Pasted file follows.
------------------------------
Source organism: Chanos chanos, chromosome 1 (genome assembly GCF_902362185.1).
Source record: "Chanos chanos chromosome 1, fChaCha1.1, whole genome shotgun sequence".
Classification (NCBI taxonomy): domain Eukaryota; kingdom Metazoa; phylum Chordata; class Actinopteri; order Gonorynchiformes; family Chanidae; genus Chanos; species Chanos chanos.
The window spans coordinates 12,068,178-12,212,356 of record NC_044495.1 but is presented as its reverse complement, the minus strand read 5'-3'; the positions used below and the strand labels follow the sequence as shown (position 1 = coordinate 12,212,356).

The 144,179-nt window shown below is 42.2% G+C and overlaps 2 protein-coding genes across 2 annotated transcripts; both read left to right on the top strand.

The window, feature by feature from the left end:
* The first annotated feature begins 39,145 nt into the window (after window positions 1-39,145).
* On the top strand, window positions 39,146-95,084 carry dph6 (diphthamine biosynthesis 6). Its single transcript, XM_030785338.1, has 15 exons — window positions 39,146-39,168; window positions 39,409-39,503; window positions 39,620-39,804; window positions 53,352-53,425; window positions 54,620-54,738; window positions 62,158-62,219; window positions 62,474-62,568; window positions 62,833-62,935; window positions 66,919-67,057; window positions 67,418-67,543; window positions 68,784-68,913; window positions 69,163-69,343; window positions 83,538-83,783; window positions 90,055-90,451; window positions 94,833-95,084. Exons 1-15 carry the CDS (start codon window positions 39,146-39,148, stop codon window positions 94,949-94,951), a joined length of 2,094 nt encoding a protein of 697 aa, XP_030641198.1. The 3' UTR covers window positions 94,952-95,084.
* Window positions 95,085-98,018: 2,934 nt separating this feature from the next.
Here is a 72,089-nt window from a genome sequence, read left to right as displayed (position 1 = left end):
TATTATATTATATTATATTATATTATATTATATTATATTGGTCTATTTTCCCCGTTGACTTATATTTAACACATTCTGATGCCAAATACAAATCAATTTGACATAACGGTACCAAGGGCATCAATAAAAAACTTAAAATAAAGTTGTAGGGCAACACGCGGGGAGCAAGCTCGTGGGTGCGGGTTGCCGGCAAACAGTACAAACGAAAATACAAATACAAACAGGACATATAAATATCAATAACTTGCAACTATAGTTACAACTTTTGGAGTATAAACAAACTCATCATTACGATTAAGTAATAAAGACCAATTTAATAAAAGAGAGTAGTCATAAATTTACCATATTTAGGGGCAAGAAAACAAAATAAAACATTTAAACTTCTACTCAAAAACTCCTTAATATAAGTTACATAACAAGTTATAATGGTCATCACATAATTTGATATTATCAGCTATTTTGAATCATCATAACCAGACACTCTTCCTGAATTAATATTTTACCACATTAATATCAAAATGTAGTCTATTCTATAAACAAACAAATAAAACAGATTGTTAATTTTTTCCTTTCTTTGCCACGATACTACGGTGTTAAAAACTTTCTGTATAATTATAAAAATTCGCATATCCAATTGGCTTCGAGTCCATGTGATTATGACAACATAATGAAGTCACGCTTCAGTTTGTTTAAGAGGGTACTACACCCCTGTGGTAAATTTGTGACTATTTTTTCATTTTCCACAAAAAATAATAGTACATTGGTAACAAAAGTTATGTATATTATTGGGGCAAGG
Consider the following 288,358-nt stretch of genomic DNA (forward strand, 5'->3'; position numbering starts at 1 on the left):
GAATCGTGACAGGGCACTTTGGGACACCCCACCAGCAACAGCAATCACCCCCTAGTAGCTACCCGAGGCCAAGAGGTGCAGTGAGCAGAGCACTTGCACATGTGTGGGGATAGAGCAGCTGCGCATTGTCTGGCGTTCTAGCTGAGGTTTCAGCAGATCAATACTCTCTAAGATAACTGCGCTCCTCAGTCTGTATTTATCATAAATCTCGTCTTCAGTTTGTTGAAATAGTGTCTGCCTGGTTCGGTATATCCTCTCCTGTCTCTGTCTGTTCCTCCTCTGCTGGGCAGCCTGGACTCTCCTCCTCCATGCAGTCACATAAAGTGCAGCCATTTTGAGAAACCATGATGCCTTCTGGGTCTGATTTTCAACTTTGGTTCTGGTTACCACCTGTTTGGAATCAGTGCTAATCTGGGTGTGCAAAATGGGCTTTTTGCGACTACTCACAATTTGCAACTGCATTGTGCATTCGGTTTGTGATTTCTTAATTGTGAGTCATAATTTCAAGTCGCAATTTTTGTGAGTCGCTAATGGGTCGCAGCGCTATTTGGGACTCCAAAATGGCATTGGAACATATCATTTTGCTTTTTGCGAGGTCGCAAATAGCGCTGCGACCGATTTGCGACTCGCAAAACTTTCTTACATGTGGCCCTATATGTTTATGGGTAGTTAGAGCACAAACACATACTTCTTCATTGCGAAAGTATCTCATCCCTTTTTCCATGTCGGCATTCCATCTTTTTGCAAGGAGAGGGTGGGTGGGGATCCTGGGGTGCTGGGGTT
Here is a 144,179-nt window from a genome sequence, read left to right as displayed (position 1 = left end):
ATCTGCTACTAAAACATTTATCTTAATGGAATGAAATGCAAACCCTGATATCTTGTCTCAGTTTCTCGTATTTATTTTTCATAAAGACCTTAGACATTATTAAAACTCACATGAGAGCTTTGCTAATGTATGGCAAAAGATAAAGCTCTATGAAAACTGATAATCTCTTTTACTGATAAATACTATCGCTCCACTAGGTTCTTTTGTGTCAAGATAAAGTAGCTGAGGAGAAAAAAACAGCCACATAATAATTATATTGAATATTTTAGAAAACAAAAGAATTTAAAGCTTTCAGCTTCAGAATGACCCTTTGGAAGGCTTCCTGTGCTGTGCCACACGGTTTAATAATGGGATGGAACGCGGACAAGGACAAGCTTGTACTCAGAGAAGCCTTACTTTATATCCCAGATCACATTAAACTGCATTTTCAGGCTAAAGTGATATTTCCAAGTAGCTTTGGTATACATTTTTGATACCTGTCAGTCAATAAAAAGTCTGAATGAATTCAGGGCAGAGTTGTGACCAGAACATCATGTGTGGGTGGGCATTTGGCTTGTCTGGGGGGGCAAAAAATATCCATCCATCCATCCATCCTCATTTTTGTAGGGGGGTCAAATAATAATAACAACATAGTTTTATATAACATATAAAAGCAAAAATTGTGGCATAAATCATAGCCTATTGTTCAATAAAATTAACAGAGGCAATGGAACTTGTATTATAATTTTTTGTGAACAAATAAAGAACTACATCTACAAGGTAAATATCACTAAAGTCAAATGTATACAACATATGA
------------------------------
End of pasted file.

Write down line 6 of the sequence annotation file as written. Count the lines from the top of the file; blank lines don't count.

The window, feature by feature from the left end: